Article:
If you want to be happy, research shows, deepen your sense of identity, your sense of intrinsic value, and find your purpose in life. Do that, and success will follow. Nothing else counts for nearly as much as we’ve been promised.
Artificial Intelligence's biggest success isn't making computers smarter -- it's making people dumber02/04/2011
Well, were they?
Today it doesn’t seem like it. I doubt you can come up with a single substantive way that a computer being better at chess than Gary Kasparov has affected your life. Sure, you use computers even more now, in even more ways, than you did ten years ago ... but that no longer feels threatening. In fact, when IBM’s newest supercomputer “Watson” beat the all-time (human) Jeopardy champion in a test match, nobody panicked.
The success of Artificial Intelligence (AI) doesn’t seem to threaten humanity at all.
But the failure of AI may be doing lasting and terrible damage.
Artificial Intelligence is much better understood through its failures than its successes. Sure, we’ve taught a computer to win at Jeopardy, but was that actually something we set out to do? No – the field set out to create true “thinking machines.” In 1963 the scientists at Stanford’s Artificial Intelligence Laborabory (SAIL) anticipated that making a computer capable of truly understanding the world as people do would take about a decade. Alan Turing expected AI machines to be able to make moral judgments.
Today we’re not even close – even Watson, the Jeopardy winning computer, doesn’t “understand” the world, it just searches the web for terms that are linked together. It’s found that “Jericho” is the link between “Joshua,” “city,” and “walls fell.”
But rather than admitting failure and thereby celebrating what human intelligence is, AI researchers ... and the business world ... are trying to pull human intelligence down to the level of a machine.
Recent MA-MFT grad, Roxie McBride, MA '10 passed away December 30, 2010. She died of bone marrow myeloma within weeks of the cancer’s discovery. She was 56 years old and was happily married with 7 children. From staff member, Susan Tunis: She was lovely, and she had worked so, so hard for her degree. She deserved a long and productive career; I’m sure she would have helped a lot of...
Authentic Presence: The Art of Psychotherapy A Professional Course with Ken Bradford, PhD An 8 Month Advanced Training in Existential-Contemplative Therapy Berkeley, CA Four Weekends, 36 Hours, $675, Dates TBA, April through December, 2011 Contact Ken Bradford for further information and a flyer: email@example.com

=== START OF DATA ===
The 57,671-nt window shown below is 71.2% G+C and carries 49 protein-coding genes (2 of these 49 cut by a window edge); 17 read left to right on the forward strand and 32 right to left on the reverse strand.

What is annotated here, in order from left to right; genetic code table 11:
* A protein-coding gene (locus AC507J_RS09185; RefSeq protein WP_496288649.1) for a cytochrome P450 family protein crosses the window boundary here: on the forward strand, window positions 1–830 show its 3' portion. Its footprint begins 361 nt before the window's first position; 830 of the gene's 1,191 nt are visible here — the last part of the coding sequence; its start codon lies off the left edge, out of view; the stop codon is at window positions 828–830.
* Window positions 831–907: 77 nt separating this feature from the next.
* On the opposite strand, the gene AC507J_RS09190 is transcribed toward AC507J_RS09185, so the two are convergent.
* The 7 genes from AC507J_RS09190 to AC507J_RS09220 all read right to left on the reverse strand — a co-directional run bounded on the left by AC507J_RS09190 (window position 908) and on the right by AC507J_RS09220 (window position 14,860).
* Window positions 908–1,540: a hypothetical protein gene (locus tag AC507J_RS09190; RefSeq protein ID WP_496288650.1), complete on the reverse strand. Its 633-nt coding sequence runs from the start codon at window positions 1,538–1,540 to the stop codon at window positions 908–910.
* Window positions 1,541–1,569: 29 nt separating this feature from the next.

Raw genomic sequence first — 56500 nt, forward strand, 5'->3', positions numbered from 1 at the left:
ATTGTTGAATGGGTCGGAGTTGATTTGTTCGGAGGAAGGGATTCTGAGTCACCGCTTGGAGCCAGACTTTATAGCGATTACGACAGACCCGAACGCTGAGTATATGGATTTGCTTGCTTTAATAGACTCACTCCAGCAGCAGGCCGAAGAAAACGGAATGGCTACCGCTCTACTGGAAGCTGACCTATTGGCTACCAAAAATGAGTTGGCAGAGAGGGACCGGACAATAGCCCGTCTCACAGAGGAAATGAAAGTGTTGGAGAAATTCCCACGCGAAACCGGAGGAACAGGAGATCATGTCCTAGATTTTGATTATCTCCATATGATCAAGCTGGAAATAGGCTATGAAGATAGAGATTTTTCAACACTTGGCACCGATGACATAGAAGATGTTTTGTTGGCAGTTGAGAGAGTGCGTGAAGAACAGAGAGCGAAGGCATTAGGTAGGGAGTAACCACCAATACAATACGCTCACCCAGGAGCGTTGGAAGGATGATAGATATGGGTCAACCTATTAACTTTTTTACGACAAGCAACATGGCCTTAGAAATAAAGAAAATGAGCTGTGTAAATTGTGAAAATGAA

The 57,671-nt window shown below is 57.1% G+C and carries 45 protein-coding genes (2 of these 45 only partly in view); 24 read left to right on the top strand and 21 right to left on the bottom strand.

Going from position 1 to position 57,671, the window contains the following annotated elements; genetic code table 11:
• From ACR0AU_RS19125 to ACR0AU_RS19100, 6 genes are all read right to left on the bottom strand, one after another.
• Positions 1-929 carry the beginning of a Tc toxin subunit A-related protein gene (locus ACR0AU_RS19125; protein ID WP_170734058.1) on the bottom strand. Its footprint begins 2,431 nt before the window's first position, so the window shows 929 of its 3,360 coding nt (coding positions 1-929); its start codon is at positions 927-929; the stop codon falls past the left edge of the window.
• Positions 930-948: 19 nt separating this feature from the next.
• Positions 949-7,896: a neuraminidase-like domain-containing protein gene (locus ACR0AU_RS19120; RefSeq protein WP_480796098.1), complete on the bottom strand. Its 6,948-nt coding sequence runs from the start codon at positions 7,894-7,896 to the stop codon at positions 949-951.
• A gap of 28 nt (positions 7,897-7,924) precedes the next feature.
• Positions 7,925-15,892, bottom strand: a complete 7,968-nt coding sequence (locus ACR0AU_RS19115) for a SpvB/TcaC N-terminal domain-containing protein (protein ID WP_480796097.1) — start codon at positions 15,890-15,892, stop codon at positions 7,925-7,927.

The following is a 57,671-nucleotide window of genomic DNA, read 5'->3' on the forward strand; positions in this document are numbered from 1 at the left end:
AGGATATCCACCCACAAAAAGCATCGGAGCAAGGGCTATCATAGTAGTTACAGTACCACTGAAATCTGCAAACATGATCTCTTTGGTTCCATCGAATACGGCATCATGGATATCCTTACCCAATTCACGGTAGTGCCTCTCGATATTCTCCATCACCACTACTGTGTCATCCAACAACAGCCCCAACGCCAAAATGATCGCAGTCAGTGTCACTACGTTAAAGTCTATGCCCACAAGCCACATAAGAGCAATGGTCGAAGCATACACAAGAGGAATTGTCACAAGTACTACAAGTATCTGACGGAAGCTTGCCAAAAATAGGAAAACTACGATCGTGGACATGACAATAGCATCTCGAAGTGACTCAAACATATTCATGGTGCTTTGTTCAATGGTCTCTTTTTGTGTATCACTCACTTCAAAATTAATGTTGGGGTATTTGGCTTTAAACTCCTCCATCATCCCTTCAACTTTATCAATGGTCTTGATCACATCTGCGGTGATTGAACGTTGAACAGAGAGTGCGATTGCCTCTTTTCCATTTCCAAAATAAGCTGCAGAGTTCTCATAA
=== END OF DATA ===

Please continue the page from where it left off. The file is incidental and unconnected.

Alumna Karen Koepp, PhD '09 Offers Free Webinar for New Saybrook Students: Secrets of Graduate School Success02/03/2011
Secrets of Graduate School Success Free Webinar Saturday, February 12 8:30 am PST Learn and apply project management tools to help you achieve deep learning and maximum progress this semester. This 1-hour interactive workshop will guide you through a process of identifying semester goals and creating an effective semester strategy, including Ø Self-management...
It’s been well established that poverty hurts the well being of children. Bad health, obesity, mental illness – these are associated with childhood poverty and everybody knows it. What we’re discovering now is that a lack of community engagement and connections caused by poverty might be a cause.
A new study published in Psychological Science, looked at the long term outcomes for children who were living in poverty in rural upstate New York. Over ten years ago a research team lead by Gary Evans of Cornell University were looking for an answer to the question “What is it about poverty that leads to these negative outcomes?” Their research study shows that the lack of financial capital isn’t the only factor.
The Annual Meeting of the Society for Humanistic Psychology, April 14-18, will Feature the Symposium:The New Existentalists: A Revival in Existential Thought and Practice02/02/2011
The New Existentialists: A Revival in Existential Thought and Practice The annual meeting of the Society for Humanistic Psychology (Division 32 in the American Psychological Association) will be held April 14-18 at the Chicago School of Professional Psychology. The Chicago Symposium will be on The New Existentalists: A Revival in Existential Thought and Practice Existential psychology...